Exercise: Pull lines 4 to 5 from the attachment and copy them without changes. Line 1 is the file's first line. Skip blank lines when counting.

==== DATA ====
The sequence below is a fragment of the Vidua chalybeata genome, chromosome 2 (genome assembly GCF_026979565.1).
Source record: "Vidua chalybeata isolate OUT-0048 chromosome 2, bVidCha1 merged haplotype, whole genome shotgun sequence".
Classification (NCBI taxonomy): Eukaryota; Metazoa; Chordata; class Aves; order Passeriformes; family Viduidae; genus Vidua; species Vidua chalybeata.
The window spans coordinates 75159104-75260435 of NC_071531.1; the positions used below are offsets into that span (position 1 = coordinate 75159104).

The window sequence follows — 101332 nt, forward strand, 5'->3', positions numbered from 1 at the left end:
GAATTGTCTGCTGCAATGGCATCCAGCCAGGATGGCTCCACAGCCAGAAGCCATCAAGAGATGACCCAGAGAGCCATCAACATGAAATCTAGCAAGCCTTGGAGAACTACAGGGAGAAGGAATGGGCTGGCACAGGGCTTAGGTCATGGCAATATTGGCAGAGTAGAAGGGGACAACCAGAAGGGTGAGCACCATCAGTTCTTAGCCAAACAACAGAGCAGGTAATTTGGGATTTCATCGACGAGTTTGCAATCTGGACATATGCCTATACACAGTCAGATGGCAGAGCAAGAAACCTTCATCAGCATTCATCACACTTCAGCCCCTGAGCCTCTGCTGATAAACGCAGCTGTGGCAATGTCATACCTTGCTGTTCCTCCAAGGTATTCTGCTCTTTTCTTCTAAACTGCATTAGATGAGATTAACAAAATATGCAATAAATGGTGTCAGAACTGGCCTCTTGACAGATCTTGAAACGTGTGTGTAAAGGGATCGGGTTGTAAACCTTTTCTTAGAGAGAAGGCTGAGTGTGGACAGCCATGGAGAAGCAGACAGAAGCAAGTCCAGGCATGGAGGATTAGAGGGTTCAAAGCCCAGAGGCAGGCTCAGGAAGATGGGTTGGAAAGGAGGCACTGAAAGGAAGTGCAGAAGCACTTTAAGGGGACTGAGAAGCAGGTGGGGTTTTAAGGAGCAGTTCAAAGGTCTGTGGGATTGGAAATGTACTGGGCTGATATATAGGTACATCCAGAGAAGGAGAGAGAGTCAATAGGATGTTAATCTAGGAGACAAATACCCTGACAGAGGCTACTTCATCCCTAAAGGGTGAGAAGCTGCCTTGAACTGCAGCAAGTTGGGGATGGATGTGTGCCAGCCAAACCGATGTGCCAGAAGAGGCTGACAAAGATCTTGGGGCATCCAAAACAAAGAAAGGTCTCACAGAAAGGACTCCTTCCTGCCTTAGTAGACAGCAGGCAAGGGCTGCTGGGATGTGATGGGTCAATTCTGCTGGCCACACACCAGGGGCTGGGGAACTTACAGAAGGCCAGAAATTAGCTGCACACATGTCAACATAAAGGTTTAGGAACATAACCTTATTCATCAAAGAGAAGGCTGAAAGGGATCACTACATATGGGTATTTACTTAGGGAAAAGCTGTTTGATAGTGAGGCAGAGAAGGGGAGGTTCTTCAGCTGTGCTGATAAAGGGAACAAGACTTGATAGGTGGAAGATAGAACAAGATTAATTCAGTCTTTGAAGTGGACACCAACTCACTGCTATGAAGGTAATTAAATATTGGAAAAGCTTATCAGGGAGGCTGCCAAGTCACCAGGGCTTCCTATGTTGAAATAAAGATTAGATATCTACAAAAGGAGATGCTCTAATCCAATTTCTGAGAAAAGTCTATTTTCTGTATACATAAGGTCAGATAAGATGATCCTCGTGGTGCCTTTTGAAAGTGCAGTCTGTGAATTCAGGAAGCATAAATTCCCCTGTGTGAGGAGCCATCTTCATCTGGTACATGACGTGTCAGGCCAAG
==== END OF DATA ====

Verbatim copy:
The window spans coordinates 75159104-75260435 of NC_071531.1; the positions used below are offsets into that span (position 1 = coordinate 75159104).

The window sequence follows — 101332 nt, forward strand, 5'->3', positions numbered from 1 at the left end: